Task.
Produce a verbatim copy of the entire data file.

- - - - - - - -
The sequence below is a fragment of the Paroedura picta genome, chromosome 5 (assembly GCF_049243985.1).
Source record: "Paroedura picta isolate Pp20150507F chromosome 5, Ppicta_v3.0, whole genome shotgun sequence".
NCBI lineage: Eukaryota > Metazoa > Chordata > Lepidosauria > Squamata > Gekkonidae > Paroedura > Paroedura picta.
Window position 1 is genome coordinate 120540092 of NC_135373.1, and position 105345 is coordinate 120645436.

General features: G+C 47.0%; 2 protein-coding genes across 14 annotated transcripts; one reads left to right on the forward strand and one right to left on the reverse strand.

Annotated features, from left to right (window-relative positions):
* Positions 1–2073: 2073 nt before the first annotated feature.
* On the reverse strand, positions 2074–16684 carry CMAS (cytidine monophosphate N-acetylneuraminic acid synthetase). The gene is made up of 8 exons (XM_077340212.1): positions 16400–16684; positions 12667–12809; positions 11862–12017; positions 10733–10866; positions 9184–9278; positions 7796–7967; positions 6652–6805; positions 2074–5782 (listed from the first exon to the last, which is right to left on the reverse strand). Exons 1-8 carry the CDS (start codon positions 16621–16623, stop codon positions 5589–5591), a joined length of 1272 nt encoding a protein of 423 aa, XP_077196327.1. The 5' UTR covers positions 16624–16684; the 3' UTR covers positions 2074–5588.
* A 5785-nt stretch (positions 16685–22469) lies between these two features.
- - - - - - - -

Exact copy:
The sequence below is a fragment of the Paroedura picta genome, chromosome 5 (assembly GCF_049243985.1).
Source record: "Paroedura picta isolate Pp20150507F chromosome 5, Ppicta_v3.0, whole genome shotgun sequence".
NCBI lineage: Eukaryota > Metazoa > Chordata > Lepidosauria > Squamata > Gekkonidae > Paroedura > Paroedura picta.
Window position 1 is genome coordinate 120540092 of NC_135373.1, and position 105345 is coordinate 120645436.

General features: G+C 47.0%; 2 protein-coding genes across 14 annotated transcripts; one reads left to right on the forward strand and one right to left on the reverse strand.

Annotated features, from left to right (window-relative positions):
* Positions 1–2073: 2073 nt before the first annotated feature.
* On the reverse strand, positions 2074–16684 carry CMAS (cytidine monophosphate N-acetylneuraminic acid synthetase). The gene is made up of 8 exons (XM_077340212.1): positions 16400–16684; positions 12667–12809; positions 11862–12017; positions 10733–10866; positions 9184–9278; positions 7796–7967; positions 6652–6805; positions 2074–5782 (listed from the first exon to the last, which is right to left on the reverse strand). Exons 1-8 carry the CDS (start codon positions 16621–16623, stop codon positions 5589–5591), a joined length of 1272 nt encoding a protein of 423 aa, XP_077196327.1. The 5' UTR covers positions 16624–16684; the 3' UTR covers positions 2074–5588.
* A 5785-nt stretch (positions 16685–22469) lies between these two features.